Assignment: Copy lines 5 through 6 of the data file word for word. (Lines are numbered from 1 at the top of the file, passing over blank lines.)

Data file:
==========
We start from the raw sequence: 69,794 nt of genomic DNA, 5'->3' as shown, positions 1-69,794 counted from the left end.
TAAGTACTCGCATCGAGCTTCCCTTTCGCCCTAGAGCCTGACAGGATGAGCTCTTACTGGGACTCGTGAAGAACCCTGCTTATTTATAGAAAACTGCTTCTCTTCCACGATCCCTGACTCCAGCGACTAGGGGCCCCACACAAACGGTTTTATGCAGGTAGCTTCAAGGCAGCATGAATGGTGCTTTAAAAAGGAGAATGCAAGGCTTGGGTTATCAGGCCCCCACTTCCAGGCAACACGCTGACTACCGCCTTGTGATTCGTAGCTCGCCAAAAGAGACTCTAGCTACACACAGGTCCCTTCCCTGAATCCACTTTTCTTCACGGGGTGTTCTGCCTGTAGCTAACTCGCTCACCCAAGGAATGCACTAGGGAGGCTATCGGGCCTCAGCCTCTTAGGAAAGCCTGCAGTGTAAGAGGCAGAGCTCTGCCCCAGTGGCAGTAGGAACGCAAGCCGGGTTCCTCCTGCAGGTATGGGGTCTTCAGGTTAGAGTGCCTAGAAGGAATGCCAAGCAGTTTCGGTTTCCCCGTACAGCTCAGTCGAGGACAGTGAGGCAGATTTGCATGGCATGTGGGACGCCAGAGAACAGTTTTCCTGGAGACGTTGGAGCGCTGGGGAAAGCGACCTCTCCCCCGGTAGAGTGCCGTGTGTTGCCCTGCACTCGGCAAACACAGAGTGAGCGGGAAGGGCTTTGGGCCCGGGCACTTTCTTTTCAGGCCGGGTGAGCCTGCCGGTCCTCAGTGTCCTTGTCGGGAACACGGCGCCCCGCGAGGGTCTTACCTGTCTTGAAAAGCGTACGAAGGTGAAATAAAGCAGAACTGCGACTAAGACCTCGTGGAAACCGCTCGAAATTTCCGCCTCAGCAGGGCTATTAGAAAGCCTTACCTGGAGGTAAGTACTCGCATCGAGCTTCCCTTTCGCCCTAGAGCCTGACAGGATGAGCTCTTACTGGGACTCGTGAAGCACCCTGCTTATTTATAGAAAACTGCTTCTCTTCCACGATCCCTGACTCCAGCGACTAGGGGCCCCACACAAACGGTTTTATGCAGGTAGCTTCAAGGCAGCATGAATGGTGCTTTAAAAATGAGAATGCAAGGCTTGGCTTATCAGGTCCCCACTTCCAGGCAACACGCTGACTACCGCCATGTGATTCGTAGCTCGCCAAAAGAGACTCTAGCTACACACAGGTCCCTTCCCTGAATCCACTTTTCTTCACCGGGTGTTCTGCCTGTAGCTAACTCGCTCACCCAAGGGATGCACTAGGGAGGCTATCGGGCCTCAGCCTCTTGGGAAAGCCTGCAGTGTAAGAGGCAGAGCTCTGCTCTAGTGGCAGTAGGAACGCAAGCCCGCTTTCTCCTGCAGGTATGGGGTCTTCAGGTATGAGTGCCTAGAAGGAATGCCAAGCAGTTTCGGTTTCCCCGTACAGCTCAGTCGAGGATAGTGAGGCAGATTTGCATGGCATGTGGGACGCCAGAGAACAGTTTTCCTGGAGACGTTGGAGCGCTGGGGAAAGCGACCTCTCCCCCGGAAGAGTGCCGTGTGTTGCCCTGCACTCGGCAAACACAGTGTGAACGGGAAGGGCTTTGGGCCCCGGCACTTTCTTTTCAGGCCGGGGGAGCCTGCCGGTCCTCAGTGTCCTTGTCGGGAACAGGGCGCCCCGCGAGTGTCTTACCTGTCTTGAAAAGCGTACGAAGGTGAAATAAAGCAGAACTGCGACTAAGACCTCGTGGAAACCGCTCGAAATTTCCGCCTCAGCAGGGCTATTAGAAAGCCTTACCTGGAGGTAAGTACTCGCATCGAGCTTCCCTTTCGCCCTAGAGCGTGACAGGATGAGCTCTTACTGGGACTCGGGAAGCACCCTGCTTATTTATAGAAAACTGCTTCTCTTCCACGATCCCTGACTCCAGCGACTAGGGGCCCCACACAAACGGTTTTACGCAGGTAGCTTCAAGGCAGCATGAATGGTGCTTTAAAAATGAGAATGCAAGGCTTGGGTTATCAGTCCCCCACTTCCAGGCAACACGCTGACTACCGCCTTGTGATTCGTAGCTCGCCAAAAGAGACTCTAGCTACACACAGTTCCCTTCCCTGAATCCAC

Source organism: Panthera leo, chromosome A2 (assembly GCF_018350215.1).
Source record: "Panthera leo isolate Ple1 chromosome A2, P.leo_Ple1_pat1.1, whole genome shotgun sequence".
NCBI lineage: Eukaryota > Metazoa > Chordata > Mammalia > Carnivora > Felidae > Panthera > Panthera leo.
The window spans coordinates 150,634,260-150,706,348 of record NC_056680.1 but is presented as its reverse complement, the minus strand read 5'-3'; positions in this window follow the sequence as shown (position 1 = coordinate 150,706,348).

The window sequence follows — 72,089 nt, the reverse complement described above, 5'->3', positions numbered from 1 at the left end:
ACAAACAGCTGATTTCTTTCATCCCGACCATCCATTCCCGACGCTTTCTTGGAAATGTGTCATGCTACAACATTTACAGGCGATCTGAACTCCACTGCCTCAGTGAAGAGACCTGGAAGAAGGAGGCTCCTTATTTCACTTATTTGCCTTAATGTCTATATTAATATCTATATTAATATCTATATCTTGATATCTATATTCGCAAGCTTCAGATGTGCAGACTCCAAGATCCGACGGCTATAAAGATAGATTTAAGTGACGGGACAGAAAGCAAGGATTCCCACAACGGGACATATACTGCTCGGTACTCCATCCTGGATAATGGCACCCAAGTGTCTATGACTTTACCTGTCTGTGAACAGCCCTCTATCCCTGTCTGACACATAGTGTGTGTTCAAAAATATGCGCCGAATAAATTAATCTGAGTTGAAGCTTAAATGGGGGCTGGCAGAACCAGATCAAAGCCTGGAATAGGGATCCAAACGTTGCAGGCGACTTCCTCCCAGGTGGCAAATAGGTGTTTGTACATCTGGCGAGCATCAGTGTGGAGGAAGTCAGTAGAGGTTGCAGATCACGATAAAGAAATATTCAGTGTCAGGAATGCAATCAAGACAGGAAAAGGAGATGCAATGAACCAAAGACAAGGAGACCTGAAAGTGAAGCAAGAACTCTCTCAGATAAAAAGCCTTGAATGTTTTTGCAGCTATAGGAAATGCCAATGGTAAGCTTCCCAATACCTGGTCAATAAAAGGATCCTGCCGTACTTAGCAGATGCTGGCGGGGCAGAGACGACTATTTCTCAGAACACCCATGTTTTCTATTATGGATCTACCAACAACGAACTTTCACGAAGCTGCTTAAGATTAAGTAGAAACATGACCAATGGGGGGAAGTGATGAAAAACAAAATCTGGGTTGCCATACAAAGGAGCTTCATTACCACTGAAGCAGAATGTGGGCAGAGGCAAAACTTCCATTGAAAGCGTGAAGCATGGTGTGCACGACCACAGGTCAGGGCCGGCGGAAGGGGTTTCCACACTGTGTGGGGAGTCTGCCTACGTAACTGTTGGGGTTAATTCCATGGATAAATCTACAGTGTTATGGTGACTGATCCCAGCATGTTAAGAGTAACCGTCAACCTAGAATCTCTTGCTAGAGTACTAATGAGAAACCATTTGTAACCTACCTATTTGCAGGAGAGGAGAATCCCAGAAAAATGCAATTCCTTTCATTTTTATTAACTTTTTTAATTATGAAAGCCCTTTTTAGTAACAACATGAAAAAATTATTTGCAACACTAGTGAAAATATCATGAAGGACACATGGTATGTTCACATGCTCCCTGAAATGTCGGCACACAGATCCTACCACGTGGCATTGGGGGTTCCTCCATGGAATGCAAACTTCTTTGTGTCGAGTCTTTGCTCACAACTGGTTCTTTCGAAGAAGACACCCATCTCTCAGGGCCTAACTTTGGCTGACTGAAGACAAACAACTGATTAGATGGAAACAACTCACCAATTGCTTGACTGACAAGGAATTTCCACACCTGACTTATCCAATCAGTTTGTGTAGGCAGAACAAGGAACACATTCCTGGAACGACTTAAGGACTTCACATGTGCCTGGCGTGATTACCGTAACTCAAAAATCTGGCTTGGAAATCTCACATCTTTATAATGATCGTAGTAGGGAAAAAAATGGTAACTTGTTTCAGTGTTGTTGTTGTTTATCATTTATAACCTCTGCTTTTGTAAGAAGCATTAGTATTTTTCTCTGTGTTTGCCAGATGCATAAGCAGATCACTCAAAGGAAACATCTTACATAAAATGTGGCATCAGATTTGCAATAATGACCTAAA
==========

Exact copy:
NCBI lineage: Eukaryota > Metazoa > Chordata > Mammalia > Carnivora > Felidae > Panthera > Panthera leo.
The window spans coordinates 150,634,260-150,706,348 of record NC_056680.1 but is presented as its reverse complement, the minus strand read 5'-3'; positions in this window follow the sequence as shown (position 1 = coordinate 150,706,348).